By Emma Donoghue
Review by Virginia Garrett
Room is a delightful book written by Irish author, Emma Donoghue. The book hit was an immediate international best seller as soon as it was published. Selling over two million copies, it won the Hughes and Hughes Irish Novel of the Year, the Rogers Writers’ Trust Fiction Prize (for best Canadian novel). It was shortlisted for the Man Booker Prize, the Orange Prize, as well as being the recipient of many other awards. These awards alone make it a novel with great literary merit.
Room is the story of a woman kidnapped and kept in an eleven-by-eleven-foot backyard shed for seven years. Two years into her captivity she gives birth to a boy, Jack. Together they spend five years in this one small room. A few pictures dot the walls that had been covered with cork, a large rug covers the cork that is also on the floor. The furniture in Room consists of a bed, a wardrobe, table, refrigerator, and a sink.
The skylight in the ceiling is the one source of contact Jack and Ma have with the outside world. They own a television, but Ma had told Jack the shows were not real. He seems to believe the only things that are real are himself, Ma, and Old Nick. (Old Nick is name Jack gave to the man who kidnapped Ma.) The only real items are those he can see and hear, touch and taste. When a leaf blows on the skylight he is convinced it is not real. “I thought the word for us was real. The persons in TV are made just of colors” (page 13). This bit of untruth, spoken to protect young Jack and his Ma, proved to be a hindrance as the book unfolds. Ma devises a plan for her and Jack to escape from Room, but it requires Jack to believe her now. He, as one would expect, struggles to believe there is a world outside of his own. The escape is daring and not without issues. While it is successful, one needs to ask, “at what cost?”
My own reactions to the book are varied and nearly unexplainable. I began the book expecting to hate it. My taste in novels tends to run more along the lines of classic literature, not contemporary, and the subject matter of this one made is suspect in my book. Most novels have a tendency to drag me into them until I begin to live in the story. As a parent, it is difficult for me to read about hard situations of other parents and children. I feel the crushing weight of all the characters are experiencing. Being intrigued by the first page, I kept reading and kept expecting to hate it. I knew there would be something to change my mind and I would begin to dislike the book. Only it never came.
The response in the class was varied. Some of my classmates did not find Jack a believable character. Jack did have some interesting turns of phrase, for example, “Table” in place of “the table”. It isn’t that he was opposed to definite articles, he simply named them what they are. Children are often given to naming things and tend to choose easy, obvious names.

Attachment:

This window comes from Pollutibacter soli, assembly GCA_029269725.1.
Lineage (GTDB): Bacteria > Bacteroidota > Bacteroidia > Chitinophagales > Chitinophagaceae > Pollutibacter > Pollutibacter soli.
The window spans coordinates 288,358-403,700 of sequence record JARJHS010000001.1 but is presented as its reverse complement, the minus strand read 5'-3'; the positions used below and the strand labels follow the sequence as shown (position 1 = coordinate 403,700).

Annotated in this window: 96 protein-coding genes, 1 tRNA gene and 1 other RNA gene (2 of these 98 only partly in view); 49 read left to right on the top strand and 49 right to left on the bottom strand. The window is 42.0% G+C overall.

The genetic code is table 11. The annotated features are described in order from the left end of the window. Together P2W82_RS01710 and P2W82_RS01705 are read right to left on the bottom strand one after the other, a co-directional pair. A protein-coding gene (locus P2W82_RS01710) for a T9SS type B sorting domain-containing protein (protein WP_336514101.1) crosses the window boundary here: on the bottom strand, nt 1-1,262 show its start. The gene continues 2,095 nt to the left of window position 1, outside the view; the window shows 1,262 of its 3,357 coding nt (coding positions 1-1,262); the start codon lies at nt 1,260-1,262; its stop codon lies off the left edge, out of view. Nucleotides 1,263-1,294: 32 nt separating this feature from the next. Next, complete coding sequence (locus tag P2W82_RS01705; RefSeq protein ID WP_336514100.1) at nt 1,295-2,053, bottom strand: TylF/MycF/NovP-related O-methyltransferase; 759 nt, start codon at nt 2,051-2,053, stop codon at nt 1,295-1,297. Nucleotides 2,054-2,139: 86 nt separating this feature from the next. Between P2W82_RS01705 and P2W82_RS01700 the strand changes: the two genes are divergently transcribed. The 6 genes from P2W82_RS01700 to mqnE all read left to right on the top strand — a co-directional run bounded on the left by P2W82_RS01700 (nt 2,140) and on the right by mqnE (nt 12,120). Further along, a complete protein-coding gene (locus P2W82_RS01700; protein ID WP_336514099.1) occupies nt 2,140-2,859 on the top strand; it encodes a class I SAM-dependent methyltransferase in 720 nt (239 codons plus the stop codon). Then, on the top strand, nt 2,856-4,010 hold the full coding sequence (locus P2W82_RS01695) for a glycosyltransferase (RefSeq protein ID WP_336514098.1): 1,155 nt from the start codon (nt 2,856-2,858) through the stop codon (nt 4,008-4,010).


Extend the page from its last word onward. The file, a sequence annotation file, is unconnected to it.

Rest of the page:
We also discussed at some length the spiritual metaphors of the book. At first glance at the Reader’s Guide in the back of the book there is an interview with Emma Donoghue. One of the questions she is asked deals with this subject. She says:
Whether you see these as comforting lies of eternal verities, they are part of how we help kids make sense of the world. I think that’s why the religious element of Room doesn’t seem to bother nonreligious readers; they can just put it on a par with Santa. But for me, Room is a peculiar (and no doubt heretical) battle between Mary and the devil for young Jesus.
If Jack is a metaphor for Jesus, we can see this played out in their escape. Jack is to play dead and then come to life in the world outside of Room. In his escaping he saves her. As a believer in Jesus, there is a part that cringes because Jesus did more than play dead, He died. But for the sake of this book with its broken analogies, it can seem plausible.
Someone told me this book was not written to be liked by anyone, it was written a book to be endured and disliked. I do not echo those sentiments. I believe this book is one that should be read with an open mind. It will stretch our understanding of life and five-year-old boys. It will make us grateful the life we life, the space we live in, and the freedom to enjoy life as God gave it to us. The literary merits and awards won should be enough to entice others to read the book, those should make it “must read” for anyone. Why is it a must read for me? Because of the glimpses we get into the inner workings of a madman and a child and the woman who is in the middle of both of them. The good and evil we all walk between every day. It shows the narrowness of a worldview that is kept small and how we each must navigate it until we can navigate it no more and must escape.
(Links for Room https://www.emmadonoghue.com/books/novels/room-the-novel.html,https://www.emmadonoghue.com/. You can view the book trailer here https://www.youtube.com/watch?v=E_Ci-pAL4eE.)